The incredible whininess of being

Image via, illustration by Leah Goren 

Image via, illustration by Leah Goren 

Emily Gould would like you to know that getting a $200,000 advance for her first book has ruined her life. 

That's because her memoir, "And The Heart Says Whatever," failed miserably and that "essentially guarantees that no one will ever pay [her] that kind of money again." 

Contrast Gould's whiny harangue to the story of Andy Weir, a science fiction author and "general science geek," who who released his debut novel, "The Martian," as a self-published ebook. The price: a mere 99 cents. 

Weir's clever and brainy tome, about an astronaut scuffling to survive after being abandoned on Mars, attracted a big fan base and scores of five-star reviews. Random House noticed and released "The Martian" in hardcover and on Kindle on February 11.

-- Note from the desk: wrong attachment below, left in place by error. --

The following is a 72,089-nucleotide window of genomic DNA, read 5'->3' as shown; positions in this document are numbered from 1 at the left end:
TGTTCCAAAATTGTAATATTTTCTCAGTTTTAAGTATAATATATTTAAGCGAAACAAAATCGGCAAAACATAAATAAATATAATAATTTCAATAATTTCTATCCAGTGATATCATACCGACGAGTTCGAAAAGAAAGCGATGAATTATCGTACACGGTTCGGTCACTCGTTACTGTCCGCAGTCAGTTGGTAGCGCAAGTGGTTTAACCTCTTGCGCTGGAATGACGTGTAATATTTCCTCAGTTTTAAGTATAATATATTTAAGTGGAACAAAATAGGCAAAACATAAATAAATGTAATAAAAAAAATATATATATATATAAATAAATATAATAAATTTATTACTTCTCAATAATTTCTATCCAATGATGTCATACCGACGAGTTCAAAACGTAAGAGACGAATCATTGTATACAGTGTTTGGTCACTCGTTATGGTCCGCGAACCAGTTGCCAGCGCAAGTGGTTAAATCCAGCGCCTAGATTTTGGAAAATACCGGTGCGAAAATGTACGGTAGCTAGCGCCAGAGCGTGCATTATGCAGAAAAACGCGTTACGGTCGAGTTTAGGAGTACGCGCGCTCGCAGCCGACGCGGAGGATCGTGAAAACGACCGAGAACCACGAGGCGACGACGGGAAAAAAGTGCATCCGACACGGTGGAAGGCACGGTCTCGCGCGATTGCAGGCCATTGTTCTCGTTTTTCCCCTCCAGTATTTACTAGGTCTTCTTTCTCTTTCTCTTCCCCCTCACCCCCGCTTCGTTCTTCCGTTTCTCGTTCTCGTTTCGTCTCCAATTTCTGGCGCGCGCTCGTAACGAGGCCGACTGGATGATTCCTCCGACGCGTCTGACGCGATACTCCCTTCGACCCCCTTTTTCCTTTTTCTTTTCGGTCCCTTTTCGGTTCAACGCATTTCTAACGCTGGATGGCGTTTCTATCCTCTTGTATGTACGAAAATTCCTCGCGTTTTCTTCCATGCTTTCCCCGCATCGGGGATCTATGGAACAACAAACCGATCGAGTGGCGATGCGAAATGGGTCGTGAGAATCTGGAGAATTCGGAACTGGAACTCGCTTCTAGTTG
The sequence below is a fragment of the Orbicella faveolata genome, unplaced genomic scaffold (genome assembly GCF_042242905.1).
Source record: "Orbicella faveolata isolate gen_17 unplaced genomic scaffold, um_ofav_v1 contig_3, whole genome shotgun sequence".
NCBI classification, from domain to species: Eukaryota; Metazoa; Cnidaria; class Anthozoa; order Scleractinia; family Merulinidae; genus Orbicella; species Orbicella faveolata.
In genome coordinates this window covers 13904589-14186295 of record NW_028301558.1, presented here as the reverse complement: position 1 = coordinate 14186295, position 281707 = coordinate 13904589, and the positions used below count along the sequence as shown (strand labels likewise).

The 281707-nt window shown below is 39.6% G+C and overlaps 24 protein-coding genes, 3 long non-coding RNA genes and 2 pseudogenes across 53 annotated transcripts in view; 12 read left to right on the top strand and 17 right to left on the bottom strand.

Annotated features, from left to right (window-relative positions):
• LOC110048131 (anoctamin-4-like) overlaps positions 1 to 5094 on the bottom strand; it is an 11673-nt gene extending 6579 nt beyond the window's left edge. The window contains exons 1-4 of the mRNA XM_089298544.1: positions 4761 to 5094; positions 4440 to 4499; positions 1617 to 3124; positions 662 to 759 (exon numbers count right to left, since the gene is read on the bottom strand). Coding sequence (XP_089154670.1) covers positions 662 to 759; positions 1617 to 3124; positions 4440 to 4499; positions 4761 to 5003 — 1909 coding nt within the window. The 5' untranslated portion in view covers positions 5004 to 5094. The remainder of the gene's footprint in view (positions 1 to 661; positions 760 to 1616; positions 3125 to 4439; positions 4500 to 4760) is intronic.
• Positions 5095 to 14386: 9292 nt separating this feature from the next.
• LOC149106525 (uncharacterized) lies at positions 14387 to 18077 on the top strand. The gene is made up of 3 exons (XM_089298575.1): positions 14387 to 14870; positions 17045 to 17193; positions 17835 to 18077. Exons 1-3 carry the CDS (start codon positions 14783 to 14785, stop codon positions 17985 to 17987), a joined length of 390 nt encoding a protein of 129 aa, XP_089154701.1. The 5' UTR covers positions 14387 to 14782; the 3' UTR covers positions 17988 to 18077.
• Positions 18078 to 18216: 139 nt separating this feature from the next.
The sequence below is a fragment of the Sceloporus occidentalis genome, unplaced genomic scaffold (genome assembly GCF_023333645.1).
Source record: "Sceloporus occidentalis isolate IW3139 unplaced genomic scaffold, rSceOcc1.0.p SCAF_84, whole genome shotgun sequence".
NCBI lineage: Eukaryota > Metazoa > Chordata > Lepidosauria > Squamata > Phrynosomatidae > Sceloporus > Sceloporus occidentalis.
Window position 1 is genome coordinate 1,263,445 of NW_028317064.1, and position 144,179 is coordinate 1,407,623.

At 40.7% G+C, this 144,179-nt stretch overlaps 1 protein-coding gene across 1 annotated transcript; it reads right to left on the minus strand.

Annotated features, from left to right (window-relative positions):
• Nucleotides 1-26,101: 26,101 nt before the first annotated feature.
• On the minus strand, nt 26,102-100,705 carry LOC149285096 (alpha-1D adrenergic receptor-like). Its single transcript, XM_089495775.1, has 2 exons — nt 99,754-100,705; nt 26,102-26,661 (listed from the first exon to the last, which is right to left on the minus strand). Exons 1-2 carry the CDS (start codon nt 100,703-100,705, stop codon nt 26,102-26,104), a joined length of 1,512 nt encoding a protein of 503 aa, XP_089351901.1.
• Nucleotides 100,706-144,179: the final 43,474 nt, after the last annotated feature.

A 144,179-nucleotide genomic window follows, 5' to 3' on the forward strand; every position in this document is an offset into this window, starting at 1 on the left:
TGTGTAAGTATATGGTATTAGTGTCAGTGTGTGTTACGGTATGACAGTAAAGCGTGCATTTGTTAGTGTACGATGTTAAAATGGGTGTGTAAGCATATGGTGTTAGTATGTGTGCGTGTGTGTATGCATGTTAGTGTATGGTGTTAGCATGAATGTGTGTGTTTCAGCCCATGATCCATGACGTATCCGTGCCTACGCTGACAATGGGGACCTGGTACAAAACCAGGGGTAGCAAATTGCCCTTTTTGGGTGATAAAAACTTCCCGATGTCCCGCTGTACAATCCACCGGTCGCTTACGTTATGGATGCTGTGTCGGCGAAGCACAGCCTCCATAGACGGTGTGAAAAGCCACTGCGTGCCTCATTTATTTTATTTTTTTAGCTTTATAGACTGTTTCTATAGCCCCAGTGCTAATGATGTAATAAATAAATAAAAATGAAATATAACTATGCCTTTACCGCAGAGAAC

You probably already know the punchline: Ten days later, "The Martian" debuted at No. 12 on The New York Times Bestseller List—an amazing feat for a nerdy science book. 

The world has changed—and not just for authors: If you want to build a fan base, you need to give up something of value to get something of value back. In fact, I'll bet that Weir's 99-cent gamble ends up netting him a multi-million-dollar movie deal. 

In the words of Seth Godin (who has championed this idea for years): "Ideas worth spreading, spread." And he didn't receive a $200,000 advance to publish that.